Skip to main content

The Yankee Express

$200,000 matching grant a boost to AHM’s Hanoi Hilton exhibit

The American Heritage Museum in Hudson has been awarded a $200,000 matching grant as part of the Cultural Facilities Fund (CFF) administered by MassDevelopment and the Massachusetts Cultural Council.
The American Heritage Museum is one of ninety-four cultural organizations in the Commonwealth that will be receiving portions of the $7,661,000 total funds distributed. This important funding will enable the AHM to complete the “Hanoi Hilton” Vietnam POW Exhibit expansion that has taken place within the Vietnam War Gallery of the museum, honoring the bravery and sacrifice of those who endured years of captivity, isolation and torture during the Vietnam War.
The AHM is renowned for its commitment to preserving and showcasing the rich heritage of the armed forces of the United States from the Revolutionary War through modern conflicts, and the addition of the Vietnam POW exhibit represents a significant milestone in this mission. The exhibit will provide visitors with an immersive experience, shedding light on the harrowing ordeal of American prisoners of war during the Southeast Asia era.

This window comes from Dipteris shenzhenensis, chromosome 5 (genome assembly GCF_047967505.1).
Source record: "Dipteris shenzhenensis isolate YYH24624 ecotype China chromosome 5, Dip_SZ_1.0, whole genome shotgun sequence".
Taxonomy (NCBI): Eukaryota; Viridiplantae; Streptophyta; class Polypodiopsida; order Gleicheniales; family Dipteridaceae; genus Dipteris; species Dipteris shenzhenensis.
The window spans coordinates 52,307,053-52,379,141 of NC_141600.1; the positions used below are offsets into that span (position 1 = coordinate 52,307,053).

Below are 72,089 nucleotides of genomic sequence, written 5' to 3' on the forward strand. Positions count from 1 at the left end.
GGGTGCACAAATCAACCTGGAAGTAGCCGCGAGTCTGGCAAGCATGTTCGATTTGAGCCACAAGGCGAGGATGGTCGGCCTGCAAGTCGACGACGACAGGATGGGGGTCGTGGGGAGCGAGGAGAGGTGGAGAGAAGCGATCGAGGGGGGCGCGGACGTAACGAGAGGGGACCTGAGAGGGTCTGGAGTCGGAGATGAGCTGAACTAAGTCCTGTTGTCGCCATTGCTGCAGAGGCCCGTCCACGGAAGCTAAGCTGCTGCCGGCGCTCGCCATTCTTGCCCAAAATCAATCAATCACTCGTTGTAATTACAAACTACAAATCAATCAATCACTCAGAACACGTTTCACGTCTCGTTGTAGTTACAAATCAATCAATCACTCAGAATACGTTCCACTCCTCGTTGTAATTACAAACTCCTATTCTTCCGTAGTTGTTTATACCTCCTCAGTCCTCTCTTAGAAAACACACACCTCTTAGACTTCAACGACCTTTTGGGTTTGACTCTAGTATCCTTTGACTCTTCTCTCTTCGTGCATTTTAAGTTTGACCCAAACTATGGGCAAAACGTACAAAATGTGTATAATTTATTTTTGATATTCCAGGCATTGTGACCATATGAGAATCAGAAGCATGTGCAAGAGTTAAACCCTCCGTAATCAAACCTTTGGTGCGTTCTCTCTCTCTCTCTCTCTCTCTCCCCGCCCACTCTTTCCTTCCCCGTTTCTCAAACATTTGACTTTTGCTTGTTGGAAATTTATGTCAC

“We are deeply grateful to MassDevelopment and the Mass Cultural Council for their recognition and support,” Rob Collings, president of the AHM, said. “This matching grant enables us to bring to life an important chapter in our nation’s history and pay tribute to the incredible valor displayed by the POWs of the Vietnam War. It is our honor to provide a platform where their stories can be heard, understood and appreciated by present and future generations.”
The Hanoi Hilton Vietnam War POW exhibit features the reconstruction of an actual cell of the infamous Hoa Lo prison in Hanoi where American POWs were held from 1965 to 1973. From their shootdown and capture into months of interrogation and torture, isolation and inhumane captivity, the fortitude and determination that was shown by these POWs will be on full display for visitors to the AHM. Through the use of cutting-edge technology, multimedia installations and authentic historical artifcats, the AHM aims to foster a deep understanding of the sacrifices made by these POWs up to their release in 1973.
The AHM opened the permanent exhibit in February as part of the 50th anniversary commemorations of Operation Homecoming, the return of the POWs.